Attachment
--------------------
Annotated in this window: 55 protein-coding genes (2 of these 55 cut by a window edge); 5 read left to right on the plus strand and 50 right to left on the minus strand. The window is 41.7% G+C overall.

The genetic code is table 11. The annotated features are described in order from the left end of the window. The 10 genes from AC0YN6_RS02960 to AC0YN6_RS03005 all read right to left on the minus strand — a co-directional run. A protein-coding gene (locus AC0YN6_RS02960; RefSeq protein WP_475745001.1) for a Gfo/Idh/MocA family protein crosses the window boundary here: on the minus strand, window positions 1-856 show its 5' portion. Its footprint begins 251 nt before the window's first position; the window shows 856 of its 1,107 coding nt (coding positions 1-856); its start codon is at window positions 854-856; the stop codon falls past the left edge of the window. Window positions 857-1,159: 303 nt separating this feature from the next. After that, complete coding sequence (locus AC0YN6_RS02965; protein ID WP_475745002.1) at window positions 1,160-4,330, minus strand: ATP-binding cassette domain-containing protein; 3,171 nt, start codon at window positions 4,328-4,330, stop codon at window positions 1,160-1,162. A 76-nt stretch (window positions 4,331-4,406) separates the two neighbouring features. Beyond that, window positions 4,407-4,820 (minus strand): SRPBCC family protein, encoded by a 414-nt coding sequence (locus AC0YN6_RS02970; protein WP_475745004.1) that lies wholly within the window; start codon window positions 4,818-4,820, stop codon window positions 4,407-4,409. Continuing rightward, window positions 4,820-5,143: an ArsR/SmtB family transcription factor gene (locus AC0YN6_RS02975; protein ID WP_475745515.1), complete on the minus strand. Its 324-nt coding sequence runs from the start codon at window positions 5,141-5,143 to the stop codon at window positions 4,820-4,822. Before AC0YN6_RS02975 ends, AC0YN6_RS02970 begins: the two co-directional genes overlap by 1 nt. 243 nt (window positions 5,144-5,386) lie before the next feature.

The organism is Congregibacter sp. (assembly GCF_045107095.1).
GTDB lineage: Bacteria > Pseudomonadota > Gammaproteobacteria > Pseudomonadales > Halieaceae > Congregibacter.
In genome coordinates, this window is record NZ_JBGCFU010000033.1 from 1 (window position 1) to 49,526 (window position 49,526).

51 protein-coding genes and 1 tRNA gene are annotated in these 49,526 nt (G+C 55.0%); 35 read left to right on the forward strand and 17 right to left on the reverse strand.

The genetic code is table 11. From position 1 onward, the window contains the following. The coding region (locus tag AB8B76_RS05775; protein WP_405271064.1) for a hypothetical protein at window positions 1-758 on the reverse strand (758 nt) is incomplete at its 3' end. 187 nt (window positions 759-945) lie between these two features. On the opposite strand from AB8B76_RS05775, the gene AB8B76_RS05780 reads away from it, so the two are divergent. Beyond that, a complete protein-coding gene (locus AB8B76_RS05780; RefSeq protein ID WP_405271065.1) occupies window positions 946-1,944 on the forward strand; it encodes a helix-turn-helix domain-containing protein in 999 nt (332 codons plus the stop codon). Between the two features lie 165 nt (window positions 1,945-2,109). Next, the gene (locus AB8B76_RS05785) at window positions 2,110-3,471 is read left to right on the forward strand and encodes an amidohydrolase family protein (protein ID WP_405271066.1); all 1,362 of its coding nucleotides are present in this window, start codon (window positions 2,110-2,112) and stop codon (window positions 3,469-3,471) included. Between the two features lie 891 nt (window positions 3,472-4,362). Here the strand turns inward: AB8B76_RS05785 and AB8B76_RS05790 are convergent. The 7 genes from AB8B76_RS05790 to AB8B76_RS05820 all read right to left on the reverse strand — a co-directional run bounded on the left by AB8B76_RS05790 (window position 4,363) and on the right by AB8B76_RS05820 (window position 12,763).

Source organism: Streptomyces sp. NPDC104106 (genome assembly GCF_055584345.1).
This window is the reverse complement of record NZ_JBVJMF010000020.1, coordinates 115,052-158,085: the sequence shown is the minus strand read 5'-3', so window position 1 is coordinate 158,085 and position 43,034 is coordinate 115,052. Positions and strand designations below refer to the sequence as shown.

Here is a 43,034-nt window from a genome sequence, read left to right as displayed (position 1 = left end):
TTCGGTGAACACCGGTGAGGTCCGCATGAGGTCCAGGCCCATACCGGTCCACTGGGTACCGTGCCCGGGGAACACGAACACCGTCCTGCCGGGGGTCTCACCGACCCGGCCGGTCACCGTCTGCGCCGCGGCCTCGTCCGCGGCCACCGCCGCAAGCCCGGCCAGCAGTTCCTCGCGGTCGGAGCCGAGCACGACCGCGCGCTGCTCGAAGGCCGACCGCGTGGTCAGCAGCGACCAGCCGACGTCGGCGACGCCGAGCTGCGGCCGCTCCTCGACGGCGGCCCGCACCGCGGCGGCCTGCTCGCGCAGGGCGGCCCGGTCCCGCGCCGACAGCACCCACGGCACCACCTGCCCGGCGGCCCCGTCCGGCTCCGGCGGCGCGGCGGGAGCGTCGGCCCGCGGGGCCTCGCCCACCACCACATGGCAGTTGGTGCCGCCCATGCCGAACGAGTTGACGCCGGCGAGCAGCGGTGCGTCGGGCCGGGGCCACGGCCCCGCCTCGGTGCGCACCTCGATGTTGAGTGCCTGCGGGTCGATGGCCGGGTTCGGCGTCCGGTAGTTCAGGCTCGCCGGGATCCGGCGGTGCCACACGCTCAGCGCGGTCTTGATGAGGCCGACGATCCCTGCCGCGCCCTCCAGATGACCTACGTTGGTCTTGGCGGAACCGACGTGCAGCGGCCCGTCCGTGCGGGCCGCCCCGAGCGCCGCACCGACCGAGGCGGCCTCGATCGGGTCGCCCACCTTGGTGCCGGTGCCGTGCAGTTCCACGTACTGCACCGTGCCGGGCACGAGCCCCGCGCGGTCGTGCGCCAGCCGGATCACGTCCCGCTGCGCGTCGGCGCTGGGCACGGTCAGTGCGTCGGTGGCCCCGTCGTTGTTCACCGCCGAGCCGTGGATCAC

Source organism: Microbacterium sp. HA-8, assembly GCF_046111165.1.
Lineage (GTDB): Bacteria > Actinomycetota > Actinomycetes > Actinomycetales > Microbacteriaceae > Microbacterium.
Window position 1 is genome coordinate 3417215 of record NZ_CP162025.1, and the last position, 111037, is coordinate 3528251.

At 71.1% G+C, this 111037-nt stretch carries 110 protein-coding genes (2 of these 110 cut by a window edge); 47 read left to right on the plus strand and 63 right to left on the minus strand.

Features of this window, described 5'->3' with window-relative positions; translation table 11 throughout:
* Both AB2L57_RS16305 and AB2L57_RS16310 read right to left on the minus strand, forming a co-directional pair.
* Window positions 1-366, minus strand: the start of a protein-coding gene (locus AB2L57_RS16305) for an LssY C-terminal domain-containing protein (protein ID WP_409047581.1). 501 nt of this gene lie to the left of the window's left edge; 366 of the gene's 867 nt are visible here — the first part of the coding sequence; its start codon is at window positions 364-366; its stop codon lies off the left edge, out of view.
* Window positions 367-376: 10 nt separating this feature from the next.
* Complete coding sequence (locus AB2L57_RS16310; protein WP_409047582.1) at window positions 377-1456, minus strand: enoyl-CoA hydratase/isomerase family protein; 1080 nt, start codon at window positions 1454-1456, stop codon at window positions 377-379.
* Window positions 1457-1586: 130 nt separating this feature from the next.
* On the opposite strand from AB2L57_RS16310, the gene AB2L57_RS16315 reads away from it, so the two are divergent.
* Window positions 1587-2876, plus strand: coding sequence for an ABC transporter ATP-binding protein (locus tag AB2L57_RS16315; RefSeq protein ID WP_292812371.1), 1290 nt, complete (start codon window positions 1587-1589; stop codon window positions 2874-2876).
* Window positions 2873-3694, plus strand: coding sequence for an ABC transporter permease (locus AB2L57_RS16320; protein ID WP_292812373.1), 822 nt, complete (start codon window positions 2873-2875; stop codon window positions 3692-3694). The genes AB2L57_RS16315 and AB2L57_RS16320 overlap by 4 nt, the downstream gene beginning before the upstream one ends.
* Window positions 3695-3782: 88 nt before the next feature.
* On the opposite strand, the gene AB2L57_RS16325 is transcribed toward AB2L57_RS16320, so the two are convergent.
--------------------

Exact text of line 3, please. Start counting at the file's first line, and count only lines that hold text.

The organism is Congregibacter sp. (assembly GCF_045107095.1).